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Clean Heat Minnesota: Minnesota building decarbonization analysis shows clean heat is in reach

Today, the Clean Heat Minnesota coalition released a new study that indicates that Minnesota can affordably reach its goal of net-zero emissions by 2050 in the building sector by adopting heat pumps and planning for a smooth transition.

Clean Heat Minnesota commissioned Synapse Energy Economics to analyze how Minnesota could decarbonize its homes and buildings in the most feasible, cost-effective, and equitable ways possible. The analysis modeled energy consumption of electric space heating, water heating, cooking, and clothes drying in residential and commercial buildings — while also measuring the impacts of changes in energy consumption on Minnesota’s gas and electric systems. The study modeled two bookend scenarios: a path that fully electrified heating in Minnesota’s buildings and another that maximized the use of renewable natural gas (RNG), which is a substitute for fossil gas derived from organic matter.

The study found:

  • Both costs and emissions are likely to be lower if Minnesota fully electrifies heat.
  • Gas usage must decrease dramatically to reach net zero. Even under the most optimistic assumptions about its availability, there will only be enough RNG to replace about 16% of the natural gas currently used by homes and businesses.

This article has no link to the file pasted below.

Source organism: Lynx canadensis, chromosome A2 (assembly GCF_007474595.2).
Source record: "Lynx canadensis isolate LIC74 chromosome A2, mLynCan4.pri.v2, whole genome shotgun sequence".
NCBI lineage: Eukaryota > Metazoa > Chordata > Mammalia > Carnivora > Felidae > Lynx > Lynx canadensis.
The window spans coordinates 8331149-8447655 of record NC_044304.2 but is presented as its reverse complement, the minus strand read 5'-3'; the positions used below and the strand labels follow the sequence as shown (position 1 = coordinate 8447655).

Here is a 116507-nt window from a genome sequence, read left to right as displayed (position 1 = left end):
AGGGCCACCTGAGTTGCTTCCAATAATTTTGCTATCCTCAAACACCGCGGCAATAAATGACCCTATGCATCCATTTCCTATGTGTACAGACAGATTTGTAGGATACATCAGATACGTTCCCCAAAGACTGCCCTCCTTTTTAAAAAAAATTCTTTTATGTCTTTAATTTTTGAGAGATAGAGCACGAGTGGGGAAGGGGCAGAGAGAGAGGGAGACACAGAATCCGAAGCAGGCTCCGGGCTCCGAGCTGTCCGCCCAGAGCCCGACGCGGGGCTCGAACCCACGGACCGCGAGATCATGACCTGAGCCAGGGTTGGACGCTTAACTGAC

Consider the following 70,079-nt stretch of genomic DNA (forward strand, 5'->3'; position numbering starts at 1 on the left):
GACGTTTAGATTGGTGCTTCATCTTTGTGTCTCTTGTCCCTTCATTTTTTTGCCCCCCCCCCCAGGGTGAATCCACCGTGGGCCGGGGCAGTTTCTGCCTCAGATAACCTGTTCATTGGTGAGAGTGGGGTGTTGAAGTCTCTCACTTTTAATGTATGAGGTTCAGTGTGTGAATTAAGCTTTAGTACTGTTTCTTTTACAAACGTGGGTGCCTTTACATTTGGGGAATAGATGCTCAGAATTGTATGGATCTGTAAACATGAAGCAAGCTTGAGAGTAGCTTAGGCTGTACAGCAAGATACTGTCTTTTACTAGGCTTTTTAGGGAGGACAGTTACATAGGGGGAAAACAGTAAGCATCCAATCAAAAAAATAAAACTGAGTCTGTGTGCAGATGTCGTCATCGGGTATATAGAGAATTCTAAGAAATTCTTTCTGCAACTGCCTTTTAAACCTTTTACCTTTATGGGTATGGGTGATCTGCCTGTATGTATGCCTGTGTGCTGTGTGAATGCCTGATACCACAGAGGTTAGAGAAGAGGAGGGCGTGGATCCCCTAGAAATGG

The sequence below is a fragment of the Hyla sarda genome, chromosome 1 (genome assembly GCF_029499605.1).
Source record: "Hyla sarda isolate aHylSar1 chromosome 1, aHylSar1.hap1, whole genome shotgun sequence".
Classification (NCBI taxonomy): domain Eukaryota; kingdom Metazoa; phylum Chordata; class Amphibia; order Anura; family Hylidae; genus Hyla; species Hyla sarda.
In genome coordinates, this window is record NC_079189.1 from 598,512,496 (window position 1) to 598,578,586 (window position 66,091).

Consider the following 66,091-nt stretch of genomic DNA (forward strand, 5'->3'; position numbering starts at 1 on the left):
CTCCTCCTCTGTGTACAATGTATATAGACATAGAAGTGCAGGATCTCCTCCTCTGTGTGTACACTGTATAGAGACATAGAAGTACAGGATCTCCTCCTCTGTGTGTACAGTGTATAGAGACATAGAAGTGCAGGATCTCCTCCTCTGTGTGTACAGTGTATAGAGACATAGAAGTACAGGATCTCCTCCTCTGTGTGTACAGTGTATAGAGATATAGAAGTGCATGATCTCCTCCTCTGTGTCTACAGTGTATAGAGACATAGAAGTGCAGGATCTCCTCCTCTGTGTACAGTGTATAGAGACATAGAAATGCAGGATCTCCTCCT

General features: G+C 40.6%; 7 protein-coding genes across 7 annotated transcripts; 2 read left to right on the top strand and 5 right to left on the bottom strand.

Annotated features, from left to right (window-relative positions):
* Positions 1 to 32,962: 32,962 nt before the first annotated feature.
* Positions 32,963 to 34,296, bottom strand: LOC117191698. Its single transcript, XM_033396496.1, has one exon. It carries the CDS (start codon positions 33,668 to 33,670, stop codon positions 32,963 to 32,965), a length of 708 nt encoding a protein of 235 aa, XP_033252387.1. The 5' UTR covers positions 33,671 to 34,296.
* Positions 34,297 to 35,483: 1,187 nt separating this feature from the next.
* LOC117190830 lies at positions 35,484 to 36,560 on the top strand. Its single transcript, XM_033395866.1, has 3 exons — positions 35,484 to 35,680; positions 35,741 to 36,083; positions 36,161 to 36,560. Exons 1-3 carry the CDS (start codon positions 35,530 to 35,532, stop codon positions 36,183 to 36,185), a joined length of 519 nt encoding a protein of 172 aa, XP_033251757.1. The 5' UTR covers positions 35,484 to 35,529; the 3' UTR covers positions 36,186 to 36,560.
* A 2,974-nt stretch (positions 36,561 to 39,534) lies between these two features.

• Aggressive adoption of air source heat pumps is a key, immediate strategy, whether Minnesota fully electrifies or relies on RNG in the future.
  • Electricity demand will increase substantially — but the increase is manageable.

A well-managed, intentional transition off natural gas will benefit everyone, including utility companies. The analysis pointed to several important considerations:

  • Clustered, neighborhood-level electrification will keep costs affordable.
  • Accelerated depreciation may be warranted to allow utilities to recover the costs of capital investments.
  • Increased electric demand will lead to lower rates in the long term.
  • Minnesota should assist lower-income people and renters to adopt clean heat technologies.

This study indicates that Minnesota is well positioned to decarbonize our buildings. We hope that it will add to the growing conversation about how to eliminate emissions in Minnesota’s heating sector.

Read the full study below and learn how Clean Heat Minnesota is leading a people-first approach to our gas transition at


Author: Annie Levenson-Falk

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